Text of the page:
Summer in the Amazon Basin

Hello to all,

As I being to make preparations for my Charles Center International Research trip, I thought I would open with a post about my trip and the purpose of my research.

In my Junior year at the College as an English and Government major, I combined my interest in Government-based research and working abroad after a semester in Sevilla, Spain, and applied for a Charles Center International Research Grant. The acceptance of my proposal has opened a Pandora’s box of further considerations I must make about my summer in Puerto Maldonado, Peru.

For one, Puerto Maldonado sits on the confluence of the Tambopata River and Madre de Dios River in the Amazon Basin, with an average temperature of 79 degrees, and annual rainfall of nearly 3 1/2 feet. Mosquitoes like these kind of conditions.

Thus, I have spent around an hour this afternoon researching the numerous different malaria drugs I have at my disposal. Chloroquine is right out, as the mosquitoes in the area are chloroquine-resistant, Doxycycline causes sun sensitivity, Lariam was the subject of a 60 Minutes investigation due to what they termed “adverse neuropsychiatric effects”, leaving Malarone and Primaquine as possibilities. I then get to move on to yellow fever vaccinations. . .

On a more positive note, I have become quite excited about my research. This summer, I will spend my weeks studying Brazil nut harvesters in the Puerto Maldonado area, assessing the effectiveness of the Amazon Conservation Association, a non-governmental organization which assists and teaches the local Brazil nut harvesters in more effective and sustainable methods to harvest Brazil nuts.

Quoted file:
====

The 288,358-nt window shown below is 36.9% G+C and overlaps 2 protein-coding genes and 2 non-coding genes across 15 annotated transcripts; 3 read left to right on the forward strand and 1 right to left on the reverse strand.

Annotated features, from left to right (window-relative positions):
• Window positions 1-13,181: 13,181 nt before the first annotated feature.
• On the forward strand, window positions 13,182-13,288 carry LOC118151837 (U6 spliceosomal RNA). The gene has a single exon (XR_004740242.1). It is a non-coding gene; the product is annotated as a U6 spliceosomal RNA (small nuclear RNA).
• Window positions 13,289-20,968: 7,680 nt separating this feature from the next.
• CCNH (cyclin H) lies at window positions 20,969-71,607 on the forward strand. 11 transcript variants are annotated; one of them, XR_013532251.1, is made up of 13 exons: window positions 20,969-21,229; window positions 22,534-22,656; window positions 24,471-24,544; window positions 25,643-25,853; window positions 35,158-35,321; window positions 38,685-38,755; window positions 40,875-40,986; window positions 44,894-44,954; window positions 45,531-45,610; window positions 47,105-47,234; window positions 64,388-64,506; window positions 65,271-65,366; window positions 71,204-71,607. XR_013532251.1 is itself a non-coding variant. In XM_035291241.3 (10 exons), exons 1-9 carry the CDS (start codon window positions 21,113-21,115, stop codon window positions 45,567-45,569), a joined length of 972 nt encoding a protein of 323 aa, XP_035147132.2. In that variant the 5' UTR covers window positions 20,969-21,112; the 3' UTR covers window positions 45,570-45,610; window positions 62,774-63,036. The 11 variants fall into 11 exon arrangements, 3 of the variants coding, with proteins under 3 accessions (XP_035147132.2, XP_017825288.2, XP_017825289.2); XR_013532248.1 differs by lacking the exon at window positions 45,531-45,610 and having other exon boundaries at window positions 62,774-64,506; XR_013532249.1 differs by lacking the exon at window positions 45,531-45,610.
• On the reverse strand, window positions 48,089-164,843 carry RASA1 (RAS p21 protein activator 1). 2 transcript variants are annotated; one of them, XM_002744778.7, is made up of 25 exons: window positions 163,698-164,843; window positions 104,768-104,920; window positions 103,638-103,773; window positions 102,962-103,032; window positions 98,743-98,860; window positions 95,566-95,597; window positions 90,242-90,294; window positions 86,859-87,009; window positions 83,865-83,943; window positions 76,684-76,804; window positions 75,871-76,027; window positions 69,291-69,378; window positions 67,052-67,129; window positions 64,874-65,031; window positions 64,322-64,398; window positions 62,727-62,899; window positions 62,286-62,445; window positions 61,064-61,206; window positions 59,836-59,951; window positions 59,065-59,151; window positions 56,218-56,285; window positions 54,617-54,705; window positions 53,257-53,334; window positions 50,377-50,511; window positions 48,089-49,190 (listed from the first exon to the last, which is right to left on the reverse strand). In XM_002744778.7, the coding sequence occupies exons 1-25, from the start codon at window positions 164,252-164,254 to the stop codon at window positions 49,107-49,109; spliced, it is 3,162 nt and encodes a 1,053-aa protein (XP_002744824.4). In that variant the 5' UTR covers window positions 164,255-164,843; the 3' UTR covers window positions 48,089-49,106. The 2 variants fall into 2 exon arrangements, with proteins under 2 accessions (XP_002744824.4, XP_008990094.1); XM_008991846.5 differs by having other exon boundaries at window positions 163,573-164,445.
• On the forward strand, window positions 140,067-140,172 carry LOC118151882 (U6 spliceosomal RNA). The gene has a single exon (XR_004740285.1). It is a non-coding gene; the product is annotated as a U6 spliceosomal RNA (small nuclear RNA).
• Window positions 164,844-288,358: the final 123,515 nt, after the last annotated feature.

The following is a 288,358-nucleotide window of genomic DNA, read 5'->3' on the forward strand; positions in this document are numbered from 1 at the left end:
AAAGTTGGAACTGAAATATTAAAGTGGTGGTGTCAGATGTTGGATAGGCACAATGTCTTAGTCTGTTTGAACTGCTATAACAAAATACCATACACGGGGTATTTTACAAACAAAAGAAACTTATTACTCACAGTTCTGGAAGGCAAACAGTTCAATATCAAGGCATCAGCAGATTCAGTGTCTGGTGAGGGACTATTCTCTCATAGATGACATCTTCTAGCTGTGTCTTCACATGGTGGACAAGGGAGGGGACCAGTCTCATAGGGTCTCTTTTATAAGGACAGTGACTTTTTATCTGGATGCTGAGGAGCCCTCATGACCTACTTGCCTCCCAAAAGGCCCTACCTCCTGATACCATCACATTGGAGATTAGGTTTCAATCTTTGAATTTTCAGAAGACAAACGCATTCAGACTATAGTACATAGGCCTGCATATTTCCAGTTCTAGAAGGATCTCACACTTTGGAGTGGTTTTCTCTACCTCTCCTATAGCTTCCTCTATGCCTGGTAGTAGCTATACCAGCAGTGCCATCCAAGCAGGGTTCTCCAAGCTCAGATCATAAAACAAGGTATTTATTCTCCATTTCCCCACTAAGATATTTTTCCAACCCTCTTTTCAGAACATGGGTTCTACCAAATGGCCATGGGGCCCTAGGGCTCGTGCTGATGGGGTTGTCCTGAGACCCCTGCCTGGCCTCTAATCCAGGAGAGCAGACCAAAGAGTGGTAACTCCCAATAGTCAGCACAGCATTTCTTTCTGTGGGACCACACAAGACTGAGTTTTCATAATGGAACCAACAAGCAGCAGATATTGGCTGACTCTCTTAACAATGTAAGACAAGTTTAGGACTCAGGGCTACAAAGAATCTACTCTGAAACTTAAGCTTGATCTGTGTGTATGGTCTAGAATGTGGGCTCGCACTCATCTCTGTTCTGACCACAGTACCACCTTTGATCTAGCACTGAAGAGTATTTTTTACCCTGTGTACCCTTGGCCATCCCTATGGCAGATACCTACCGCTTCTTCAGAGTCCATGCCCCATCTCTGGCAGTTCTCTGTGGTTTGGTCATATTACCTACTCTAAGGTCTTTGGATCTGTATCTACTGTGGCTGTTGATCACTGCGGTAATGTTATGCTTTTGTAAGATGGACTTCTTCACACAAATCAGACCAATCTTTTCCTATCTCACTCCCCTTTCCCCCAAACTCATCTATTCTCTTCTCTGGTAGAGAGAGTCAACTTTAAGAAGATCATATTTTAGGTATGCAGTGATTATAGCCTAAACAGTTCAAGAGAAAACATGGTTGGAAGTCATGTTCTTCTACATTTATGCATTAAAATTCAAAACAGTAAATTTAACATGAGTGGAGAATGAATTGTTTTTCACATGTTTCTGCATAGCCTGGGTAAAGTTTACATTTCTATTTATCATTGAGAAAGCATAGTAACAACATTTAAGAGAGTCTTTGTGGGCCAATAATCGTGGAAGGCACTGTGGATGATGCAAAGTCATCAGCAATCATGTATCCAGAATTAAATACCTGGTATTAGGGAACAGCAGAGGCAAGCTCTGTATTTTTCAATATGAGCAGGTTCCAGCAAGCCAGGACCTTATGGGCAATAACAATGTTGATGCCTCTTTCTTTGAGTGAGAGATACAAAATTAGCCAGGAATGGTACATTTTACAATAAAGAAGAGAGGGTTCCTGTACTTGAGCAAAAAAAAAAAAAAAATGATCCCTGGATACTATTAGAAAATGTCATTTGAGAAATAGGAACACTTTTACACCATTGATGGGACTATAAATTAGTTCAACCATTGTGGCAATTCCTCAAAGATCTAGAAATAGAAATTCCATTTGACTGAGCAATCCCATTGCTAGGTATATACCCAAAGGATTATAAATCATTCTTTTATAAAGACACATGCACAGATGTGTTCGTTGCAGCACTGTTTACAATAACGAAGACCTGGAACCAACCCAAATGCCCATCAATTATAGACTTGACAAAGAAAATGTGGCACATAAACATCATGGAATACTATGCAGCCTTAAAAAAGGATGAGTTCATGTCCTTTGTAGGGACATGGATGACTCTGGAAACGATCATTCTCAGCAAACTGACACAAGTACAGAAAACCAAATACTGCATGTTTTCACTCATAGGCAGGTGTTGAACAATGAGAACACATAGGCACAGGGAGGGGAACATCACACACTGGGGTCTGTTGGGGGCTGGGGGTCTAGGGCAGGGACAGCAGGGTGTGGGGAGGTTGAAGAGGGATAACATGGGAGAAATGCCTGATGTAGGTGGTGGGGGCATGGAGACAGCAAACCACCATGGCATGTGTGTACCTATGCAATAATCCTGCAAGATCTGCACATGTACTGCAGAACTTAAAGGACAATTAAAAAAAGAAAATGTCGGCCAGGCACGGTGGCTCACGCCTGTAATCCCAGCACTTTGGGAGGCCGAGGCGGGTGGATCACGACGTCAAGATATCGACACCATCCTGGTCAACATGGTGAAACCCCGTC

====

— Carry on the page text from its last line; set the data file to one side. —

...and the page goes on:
In Peru, local families and organizations compete for plots of Brazil nuts to harvest, termed concessions, which both ensure the nuts are fairly harvested, yet also mean these families are dependent upon winning and maintaining concessions in order to earn a salary. The Amazon Conservation Association also assists in promoting education, increasing their standard of living, and provide technical support in their harvesting operations.

My research will focus on determining the effectiveness of the Amazon Conservation Association in sustaining and improving the livelihood of these workers, using survey and interview methods, as well as my knowledge of Spanish.

Madre De Dios River